Friday, December 15, 2017

Consumers could be in for further painful price increases after Bank of England Governor Mark Carney told MPs on Tuesday that inflation has not yet peaked.

Inflation hit 3 per cent in September – its highest level in more than five years – driven by more expensive food and fuel. 

Mr Carney warned it was “more likely than not” that prices would increase further in October and November and said that the Bank’s Monetary Policy Committee (MPC), which sets interest rates, expects inflation to remain above the Treasury’s 2 per cent target for three years. 

That would mean workers are likely to continue see their wages squeezed if pay rises remain at current levels.

Mr Carney also stressed the importance of avoiding a so-called hard Brexit, without a transition agreement.

He said: “There’s a very limited amount of time between now and the end of March 2019 to transition large, complex institutions and activities. A transition agreement is in everyone’s interests.”

His comments came as the Consumer Prices Index (CPI), which measures the changing cost of a “basket” of goods and services, rose to its highest since April 2012, official figures revealed on Tuesday 

Higher inflation makes it more likely that the Bank of England will raise its benchmark interest rate from a record low of 0.25 per cent when the MPC meets next month. A rise in rates makes borrowing more expensive, typically reducing demand in the economy and easing inflation. 

Mr Carney provided a further hint on Tuesday that the Bank was ready to raise interest rates soon. He told the Treasury Select Committee: “Having used up more spare capacity, having seen some evidence of building domestic pressures, the judgment of the majority of the committee is some raise in interest rates over the coming months may be appropriate.”

A rise would help bolster the weakened pound but would also run the risk of choking off overall economic growth at a time when activity is already weakening markedly because of uncertainty over Brexit.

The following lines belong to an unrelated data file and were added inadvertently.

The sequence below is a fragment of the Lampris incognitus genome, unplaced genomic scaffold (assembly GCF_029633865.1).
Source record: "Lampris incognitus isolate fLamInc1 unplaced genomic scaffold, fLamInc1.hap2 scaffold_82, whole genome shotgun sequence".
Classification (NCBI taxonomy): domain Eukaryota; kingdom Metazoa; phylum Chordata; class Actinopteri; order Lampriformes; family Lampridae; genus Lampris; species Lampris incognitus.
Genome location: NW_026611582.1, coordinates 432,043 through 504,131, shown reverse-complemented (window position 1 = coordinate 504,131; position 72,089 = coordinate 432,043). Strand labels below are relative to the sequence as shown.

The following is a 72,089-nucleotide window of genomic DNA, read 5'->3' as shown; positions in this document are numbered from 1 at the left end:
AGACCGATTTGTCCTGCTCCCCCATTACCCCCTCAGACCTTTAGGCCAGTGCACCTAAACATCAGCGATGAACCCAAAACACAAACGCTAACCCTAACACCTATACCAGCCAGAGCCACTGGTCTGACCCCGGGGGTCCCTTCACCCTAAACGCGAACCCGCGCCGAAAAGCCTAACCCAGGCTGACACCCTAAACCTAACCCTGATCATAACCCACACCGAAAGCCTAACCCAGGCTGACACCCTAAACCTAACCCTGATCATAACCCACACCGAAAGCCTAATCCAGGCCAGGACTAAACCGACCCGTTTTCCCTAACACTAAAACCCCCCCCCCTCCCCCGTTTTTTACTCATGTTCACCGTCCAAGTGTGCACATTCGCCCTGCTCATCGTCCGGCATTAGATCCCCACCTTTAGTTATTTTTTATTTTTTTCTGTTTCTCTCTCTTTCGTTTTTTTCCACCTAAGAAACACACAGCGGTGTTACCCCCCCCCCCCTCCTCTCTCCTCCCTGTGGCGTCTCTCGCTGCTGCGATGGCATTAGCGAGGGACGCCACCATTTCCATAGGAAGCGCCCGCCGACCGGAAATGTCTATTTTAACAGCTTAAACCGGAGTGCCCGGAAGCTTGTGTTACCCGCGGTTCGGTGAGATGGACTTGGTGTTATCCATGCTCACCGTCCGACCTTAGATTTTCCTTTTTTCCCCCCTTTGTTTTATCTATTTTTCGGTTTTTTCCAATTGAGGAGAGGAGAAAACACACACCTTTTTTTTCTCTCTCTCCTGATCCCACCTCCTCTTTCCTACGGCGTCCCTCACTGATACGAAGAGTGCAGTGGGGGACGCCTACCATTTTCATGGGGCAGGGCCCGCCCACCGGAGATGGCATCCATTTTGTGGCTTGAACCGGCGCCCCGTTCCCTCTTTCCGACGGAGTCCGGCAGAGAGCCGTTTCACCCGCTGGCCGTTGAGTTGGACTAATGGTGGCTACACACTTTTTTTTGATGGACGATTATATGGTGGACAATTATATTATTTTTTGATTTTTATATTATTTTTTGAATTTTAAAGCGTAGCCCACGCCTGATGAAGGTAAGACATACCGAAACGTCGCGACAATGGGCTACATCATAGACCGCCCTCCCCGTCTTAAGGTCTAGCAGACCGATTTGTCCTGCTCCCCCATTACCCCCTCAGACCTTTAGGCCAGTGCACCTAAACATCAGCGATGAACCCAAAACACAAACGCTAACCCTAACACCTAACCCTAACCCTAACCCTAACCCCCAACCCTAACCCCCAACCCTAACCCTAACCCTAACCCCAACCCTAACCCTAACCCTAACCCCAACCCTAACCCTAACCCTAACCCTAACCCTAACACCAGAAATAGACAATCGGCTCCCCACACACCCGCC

A base rate hike would filter through to mortgage rates, increasing monthly payments for those on variable-rate home loans or coming to the end of a fixed-interest deal. 

Aside from impacting interest rates, September inflation figures also impact a range of tax and benefit payments.

Those collecting the state pension will continue to see payments protected against rising inflation. Government pension payments will increase by at least 3 per cent next year thanks to the Government’s “triple lock”, which guarantees that payments increase by whichever is the highest out of the September CPI rate, average earnings or 2.5 per cent.

However, businesses face a squeeze as the separate Retail Price Index measure of inflation hit 3.9 per cent last month. September’s RPI will be used to set business rates next year. 

The inflation figure also means that 10.5 million households face losing an average reduction of £450 per year to their benefits in real terms, the independent Institute for Fiscal Studies calculated.

Normally the September inflation figure is used to adjust benefits thresholds but current government policy is to freeze most working-age benefits until March 2020.

Prices have risen sharply since the Brexit vote in June last year as the value of the pound has fallen against other major currencies, causing the prices of imports to rise.

Some analysts predicted UK exports would also rise to counterbalance the effect but recent data shows this has not happened. 

Laith Khalaf, a senior analyst at Hargreaves Lansdown, said it was “important to keep perspective” on the impact rising prices would have on consumers.

“The pound in your pocket is depreciating, as the rising price of goods continues to chip away at its value. Consumer spending remains remarkably resilient in the face of inflationary pressures and weak wage growth, but the current squeeze on household budgets is a slow burner, as it takes some time for economic reality to hit home,“ he said.

“Employment remains high and borrowing costs are low, for the time being at least.”